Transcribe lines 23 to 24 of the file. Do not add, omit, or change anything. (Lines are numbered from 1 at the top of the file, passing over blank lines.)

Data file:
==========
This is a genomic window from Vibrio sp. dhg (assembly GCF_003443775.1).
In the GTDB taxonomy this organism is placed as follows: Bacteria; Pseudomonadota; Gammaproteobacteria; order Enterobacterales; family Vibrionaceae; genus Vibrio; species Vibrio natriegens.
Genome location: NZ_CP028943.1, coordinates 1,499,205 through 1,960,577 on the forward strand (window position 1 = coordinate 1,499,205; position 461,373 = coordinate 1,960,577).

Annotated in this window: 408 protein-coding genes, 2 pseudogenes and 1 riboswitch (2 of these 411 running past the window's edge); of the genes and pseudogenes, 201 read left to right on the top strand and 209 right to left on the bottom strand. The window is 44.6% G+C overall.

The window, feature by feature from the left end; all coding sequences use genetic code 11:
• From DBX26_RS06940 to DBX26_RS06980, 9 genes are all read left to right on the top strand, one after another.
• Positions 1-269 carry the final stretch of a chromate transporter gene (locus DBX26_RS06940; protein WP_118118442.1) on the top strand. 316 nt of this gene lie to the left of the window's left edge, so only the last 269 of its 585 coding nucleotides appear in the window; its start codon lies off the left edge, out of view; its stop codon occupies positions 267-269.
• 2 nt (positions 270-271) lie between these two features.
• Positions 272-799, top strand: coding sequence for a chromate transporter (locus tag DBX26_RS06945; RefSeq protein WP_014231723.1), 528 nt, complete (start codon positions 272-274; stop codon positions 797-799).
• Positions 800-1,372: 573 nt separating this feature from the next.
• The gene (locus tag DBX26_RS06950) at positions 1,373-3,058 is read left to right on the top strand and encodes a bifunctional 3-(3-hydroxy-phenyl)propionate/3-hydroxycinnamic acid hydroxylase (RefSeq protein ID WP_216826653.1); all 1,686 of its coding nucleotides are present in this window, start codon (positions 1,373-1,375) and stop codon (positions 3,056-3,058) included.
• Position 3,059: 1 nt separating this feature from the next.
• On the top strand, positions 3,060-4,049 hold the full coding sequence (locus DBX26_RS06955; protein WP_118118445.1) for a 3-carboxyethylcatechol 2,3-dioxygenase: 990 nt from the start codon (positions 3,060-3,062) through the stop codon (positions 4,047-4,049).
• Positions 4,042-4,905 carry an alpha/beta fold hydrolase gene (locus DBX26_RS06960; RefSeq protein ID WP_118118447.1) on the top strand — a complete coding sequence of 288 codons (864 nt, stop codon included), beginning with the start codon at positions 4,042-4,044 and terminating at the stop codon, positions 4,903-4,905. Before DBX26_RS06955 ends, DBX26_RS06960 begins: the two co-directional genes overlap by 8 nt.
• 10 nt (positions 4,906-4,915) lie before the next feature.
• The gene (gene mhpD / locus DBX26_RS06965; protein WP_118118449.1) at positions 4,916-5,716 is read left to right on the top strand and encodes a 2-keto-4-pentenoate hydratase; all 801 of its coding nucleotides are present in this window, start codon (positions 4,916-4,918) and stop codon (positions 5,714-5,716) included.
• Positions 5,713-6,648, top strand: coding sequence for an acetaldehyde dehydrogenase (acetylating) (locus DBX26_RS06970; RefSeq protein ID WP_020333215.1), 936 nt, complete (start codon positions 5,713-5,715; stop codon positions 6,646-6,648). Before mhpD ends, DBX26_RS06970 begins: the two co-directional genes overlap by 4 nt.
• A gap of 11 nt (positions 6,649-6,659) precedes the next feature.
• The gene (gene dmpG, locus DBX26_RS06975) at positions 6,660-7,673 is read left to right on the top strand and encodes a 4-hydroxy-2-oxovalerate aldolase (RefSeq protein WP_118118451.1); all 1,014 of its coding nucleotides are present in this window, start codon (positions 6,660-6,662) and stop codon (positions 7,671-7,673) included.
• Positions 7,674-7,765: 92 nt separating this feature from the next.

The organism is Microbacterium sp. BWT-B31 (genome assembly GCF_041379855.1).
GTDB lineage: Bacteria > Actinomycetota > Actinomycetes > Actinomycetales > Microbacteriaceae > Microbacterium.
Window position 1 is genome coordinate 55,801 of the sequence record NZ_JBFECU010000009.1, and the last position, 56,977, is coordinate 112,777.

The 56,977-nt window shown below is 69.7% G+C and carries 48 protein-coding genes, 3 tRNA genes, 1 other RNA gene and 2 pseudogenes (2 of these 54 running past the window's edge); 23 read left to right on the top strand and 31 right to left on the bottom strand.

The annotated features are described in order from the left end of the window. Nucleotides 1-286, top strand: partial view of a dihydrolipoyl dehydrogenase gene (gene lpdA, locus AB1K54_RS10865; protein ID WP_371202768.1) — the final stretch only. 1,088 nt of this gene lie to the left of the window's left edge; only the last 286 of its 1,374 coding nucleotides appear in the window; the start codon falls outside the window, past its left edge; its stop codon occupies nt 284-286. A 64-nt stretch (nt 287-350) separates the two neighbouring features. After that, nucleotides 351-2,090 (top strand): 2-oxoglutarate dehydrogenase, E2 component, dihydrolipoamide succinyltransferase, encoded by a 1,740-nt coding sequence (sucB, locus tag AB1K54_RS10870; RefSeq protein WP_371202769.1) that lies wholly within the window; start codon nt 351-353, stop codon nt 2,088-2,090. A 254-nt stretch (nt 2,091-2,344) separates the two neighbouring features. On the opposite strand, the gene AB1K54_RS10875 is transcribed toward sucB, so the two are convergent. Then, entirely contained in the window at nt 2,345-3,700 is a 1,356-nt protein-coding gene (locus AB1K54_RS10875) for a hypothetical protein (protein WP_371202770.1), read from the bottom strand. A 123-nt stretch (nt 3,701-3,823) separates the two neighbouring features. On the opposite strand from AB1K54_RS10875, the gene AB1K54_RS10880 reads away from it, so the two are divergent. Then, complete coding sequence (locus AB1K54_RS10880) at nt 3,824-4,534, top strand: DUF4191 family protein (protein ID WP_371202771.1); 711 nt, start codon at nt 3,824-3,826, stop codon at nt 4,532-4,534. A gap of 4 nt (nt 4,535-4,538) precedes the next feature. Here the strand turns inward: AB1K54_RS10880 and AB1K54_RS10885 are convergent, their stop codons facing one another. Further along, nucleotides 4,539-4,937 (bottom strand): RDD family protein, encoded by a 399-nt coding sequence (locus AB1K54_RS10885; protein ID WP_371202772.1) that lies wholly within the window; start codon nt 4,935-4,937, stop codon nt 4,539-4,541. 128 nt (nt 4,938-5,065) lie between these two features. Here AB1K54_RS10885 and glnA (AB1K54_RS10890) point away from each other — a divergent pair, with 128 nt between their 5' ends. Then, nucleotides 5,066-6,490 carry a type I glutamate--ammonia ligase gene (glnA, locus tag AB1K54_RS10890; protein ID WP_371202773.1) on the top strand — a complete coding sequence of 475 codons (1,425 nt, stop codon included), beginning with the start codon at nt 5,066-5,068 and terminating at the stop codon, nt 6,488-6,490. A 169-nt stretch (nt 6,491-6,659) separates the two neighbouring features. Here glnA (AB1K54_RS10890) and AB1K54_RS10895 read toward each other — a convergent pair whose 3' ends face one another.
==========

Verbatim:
Window position 1 is genome coordinate 55,801 of the sequence record NZ_JBFECU010000009.1, and the last position, 56,977, is coordinate 112,777.

The 56,977-nt window shown below is 69.7% G+C and carries 48 protein-coding genes, 3 tRNA genes, 1 other RNA gene and 2 pseudogenes (2 of these 54 running past the window's edge); 23 read left to right on the top strand and 31 right to left on the bottom strand.